Hancock County Extension held a robotics camp from June 9-12 at the Garner Ed Center. Campers learned how to build and program a NXT Mindstorm robot to do different missions. Dalton Konz is lining up his team’s robot for the ball challenge. 4-H has four First Lego League clubs for children ages 9 through 14, which are sponsored by Hancock County Extension, Hancock County Foundation, Iowa Department of Health-Youth Development, and the Hanson Foundation. Anyone interested in finding out more about the robotics program can call the office at 923-2856.

Alannah Carroll of LuVerne, has been named to the President’s List for the spring 2014 semester at Mercy College of Health Sciences in Des Moines. To qualify for the President’s List, students must attain a grade point average (GPA) of 3.75 or higher, in their most recent semester, for a minimum of six credit hours. To qualify for the Dean’s List, students must attain a grade point average (GPA) between 3.5 and 3.749 in their most recent semester, for a minimum of six credit hours.



Kropp graduates Luther College

DECORAH - Luther College held commencement ceremonies for the Class of 2014 at 10 a.m. Sunday, May 25, in Luther College’s Carlson Stadium. Luther senior Libby Kropp of Klemme, daughter of Rex and Jennifer Kropp, graduated with the class of 2014. She majored in biology. She graduated cum laude. Iowa Sen. Tom Harkin gave the commencement address, and was granted an honorary degree at the ceremony. 1966 Luther graduate Eugene Takle, director of the Climate Science Program and professor of atmospheric science and agricultural meteorology at Iowa State University, was also given an honorary degree.

Conservation Board updates rules and regs The Cerro Gordo County Conservation Board (CGCCB) has updated their rules and regulations and the following rules or regulations have been modified or adopted by the Board. War-Like Games - War-like games that utilize projectiles and/or light sources (paintballs, airsoft BB’s, lasers, etc) shall not be allowed on any Board Areas.   Geocaching -  Geocaching and the placement of physical items and material for geocachcing is prohibited on all Board areas, except for virtual (landmarks, features, etc) geocaching organized and/or approved by the Board.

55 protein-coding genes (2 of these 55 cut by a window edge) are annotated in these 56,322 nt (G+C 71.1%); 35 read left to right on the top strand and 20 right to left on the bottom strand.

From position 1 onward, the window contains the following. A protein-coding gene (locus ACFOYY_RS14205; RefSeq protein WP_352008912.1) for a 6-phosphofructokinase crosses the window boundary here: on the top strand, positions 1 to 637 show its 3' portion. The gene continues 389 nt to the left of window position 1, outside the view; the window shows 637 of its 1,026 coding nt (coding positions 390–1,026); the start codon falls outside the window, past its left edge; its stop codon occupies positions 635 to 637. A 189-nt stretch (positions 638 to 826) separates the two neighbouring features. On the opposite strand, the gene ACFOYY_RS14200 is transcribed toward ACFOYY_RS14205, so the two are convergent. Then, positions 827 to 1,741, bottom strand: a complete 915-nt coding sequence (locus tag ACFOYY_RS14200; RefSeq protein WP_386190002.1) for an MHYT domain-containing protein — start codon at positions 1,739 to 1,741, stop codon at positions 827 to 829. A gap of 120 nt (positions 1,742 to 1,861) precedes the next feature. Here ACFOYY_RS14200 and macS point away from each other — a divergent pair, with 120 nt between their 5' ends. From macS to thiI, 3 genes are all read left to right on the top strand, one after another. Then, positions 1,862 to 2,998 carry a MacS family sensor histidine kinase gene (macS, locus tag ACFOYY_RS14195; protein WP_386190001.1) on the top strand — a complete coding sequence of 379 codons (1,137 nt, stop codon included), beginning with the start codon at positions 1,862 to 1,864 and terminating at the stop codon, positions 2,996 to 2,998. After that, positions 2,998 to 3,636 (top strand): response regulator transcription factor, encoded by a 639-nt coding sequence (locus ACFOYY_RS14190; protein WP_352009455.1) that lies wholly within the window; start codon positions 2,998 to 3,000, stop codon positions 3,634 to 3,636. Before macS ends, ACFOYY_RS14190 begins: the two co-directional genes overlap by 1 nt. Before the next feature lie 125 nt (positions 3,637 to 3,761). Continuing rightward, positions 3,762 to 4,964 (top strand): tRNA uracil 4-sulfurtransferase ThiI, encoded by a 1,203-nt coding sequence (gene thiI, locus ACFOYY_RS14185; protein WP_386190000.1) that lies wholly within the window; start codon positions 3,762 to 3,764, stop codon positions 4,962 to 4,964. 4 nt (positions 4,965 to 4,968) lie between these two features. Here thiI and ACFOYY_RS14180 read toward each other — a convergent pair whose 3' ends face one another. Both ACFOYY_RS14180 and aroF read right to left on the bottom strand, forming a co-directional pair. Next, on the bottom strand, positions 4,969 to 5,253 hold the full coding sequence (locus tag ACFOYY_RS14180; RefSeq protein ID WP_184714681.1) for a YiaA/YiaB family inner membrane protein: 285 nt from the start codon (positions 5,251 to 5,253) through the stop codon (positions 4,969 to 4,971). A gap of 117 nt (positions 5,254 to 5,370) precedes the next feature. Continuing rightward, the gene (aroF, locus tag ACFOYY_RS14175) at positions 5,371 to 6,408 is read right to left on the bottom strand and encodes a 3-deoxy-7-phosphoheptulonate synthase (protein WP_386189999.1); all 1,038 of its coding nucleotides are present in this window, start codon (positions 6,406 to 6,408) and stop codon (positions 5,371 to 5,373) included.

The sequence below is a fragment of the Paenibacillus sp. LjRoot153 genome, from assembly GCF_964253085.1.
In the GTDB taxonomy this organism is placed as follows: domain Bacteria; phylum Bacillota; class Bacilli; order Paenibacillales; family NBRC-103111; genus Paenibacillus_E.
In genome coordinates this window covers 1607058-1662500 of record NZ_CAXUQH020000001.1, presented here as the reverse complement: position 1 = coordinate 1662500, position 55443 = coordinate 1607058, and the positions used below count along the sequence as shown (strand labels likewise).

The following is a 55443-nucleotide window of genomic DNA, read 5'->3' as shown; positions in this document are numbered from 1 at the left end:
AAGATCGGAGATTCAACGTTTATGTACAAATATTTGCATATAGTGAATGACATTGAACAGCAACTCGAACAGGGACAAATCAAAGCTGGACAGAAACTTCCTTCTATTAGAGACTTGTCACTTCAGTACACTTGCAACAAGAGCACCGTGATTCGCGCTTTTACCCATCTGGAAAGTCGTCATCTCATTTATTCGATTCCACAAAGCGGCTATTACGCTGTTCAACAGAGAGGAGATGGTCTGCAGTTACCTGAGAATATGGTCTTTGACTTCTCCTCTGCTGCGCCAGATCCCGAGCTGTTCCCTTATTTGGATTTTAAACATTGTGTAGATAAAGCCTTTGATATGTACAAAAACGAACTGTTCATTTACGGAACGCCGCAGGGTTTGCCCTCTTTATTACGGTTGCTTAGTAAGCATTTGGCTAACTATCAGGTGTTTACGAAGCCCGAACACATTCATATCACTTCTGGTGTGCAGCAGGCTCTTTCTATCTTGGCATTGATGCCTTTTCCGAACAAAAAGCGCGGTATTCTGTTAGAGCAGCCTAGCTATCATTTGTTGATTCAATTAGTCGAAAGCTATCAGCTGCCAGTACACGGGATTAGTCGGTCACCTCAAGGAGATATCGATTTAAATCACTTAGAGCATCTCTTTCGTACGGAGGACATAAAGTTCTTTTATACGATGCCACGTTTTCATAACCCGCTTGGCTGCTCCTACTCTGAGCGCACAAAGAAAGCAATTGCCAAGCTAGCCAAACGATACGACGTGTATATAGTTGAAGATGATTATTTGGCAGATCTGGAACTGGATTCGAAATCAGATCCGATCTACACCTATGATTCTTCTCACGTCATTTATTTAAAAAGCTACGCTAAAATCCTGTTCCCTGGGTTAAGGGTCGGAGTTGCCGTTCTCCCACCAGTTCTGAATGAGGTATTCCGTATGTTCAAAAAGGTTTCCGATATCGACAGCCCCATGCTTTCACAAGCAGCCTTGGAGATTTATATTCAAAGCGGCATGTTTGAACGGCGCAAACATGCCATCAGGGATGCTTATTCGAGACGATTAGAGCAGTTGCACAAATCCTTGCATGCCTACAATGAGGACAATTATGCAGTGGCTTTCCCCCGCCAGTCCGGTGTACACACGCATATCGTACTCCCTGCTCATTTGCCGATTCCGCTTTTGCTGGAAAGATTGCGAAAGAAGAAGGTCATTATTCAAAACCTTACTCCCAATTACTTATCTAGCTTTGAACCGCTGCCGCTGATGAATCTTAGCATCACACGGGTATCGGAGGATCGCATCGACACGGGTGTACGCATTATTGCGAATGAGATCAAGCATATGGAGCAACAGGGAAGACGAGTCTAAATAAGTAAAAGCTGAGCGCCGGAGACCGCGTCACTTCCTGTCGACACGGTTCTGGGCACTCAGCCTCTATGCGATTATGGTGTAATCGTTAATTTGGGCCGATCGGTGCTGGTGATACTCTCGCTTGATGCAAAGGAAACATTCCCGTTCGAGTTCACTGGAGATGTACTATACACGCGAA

Motor Vehicles in Campgrounds - Motorized vehicles in campgrounds restricted to licensed units, except golf carts being used for travel to and from golf course.   LCCA Equestrian Parking - It shall be unlawful for equestrian (i.e. horse) trailers to park in the Lime Creek Conservation Area-Nature Center Parking Lot (east parking area).  All equestrian trailers must use the LCCA-Equestrian Parking Lot (west parking area) designated for trailers only.   Prohibited firearms - The use of rifles and handguns is prohibited at the Lime Creek Conservation Area public

hunting zone surrounding Quarry Lake.   Trails - All Board recreational/multiple use trails are evaluated and classified according to Dept. of Justice Public Use Trail Standards.  CGCCB Trail Assessment Standards on file.   These are only the recent rules or regulations that have been added or modified, to view a complete set of rules and regulations stop by the CGCCB office at the Lime Creek Nature Center, 3501 Lime Creek Road, Mason City.  A complete set of rules and regulations is also posted at the entrance to all CGCCB areas.    

Sheltered Reality - June 27, 10:3011:30 a.m. - Sheltered Reality believes that music can have meaning, yet be a blast at the same time! Using drums as well as choreography, Sheltered Reality motivates audiences to show that anyone at any age can dream and succeed. The concert is free for kids of all ages and their parents and will be held in The Exploratorium at The Music Man Square. Movin’ and Groovin’ With a Spoon July 7-10 - Children’s cooking classes